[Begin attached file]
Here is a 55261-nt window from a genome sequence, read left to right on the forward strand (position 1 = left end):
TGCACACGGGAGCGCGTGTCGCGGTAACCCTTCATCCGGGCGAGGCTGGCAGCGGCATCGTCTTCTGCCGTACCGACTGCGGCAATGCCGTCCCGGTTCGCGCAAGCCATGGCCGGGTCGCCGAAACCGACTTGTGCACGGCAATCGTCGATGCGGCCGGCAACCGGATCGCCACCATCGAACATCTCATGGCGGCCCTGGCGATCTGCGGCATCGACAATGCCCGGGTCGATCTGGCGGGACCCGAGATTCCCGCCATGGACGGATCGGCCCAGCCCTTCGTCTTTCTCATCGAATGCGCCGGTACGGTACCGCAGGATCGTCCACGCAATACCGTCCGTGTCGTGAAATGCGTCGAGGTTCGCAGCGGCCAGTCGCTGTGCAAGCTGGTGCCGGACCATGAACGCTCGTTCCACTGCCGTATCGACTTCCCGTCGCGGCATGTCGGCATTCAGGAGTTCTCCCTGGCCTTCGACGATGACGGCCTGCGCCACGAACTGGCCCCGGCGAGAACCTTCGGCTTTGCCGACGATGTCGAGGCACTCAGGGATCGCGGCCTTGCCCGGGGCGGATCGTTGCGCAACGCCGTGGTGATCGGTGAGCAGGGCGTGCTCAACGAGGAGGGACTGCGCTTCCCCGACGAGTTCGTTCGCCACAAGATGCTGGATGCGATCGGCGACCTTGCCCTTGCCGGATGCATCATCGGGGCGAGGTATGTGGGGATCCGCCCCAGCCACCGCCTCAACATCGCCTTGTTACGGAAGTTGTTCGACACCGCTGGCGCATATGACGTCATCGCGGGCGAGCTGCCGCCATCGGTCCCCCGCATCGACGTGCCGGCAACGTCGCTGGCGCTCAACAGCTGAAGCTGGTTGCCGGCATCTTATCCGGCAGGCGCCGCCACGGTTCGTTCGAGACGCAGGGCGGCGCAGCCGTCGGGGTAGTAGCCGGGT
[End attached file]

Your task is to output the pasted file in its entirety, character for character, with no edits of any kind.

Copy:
Here is a 55261-nt window from a genome sequence, read left to right on the forward strand (position 1 = left end):
TGCACACGGGAGCGCGTGTCGCGGTAACCCTTCATCCGGGCGAGGCTGGCAGCGGCATCGTCTTCTGCCGTACCGACTGCGGCAATGCCGTCCCGGTTCGCGCAAGCCATGGCCGGGTCGCCGAAACCGACTTGTGCACGGCAATCGTCGATGCGGCCGGCAACCGGATCGCCACCATCGAACATCTCATGGCGGCCCTGGCGATCTGCGGCATCGACAATGCCCGGGTCGATCTGGCGGGACCCGAGATTCCCGCCATGGACGGATCGGCCCAGCCCTTCGTCTTTCTCATCGAATGCGCCGGTACGGTACCGCAGGATCGTCCACGCAATACCGTCCGTGTCGTGAAATGCGTCGAGGTTCGCAGCGGCCAGTCGCTGTGCAAGCTGGTGCCGGACCATGAACGCTCGTTCCACTGCCGTATCGACTTCCCGTCGCGGCATGTCGGCATTCAGGAGTTCTCCCTGGCCTTCGACGATGACGGCCTGCGCCACGAACTGGCCCCGGCGAGAACCTTCGGCTTTGCCGACGATGTCGAGGCACTCAGGGATCGCGGCCTTGCCCGGGGCGGATCGTTGCGCAACGCCGTGGTGATCGGTGAGCAGGGCGTGCTCAACGAGGAGGGACTGCGCTTCCCCGACGAGTTCGTTCGCCACAAGATGCTGGATGCGATCGGCGACCTTGCCCTTGCCGGATGCATCATCGGGGCGAGGTATGTGGGGATCCGCCCCAGCCACCGCCTCAACATCGCCTTGTTACGGAAGTTGTTCGACACCGCTGGCGCATATGACGTCATCGCGGGCGAGCTGCCGCCATCGGTCCCCCGCATCGACGTGCCGGCAACGTCGCTGGCGCTCAACAGCTGAAGCTGGTTGCCGGCATCTTATCCGGCAGGCGCCGCCACGGTTCGTTCGAGACGCAGGGCGGCGCAGCCGTCGGGGTAGTAGCCGGGT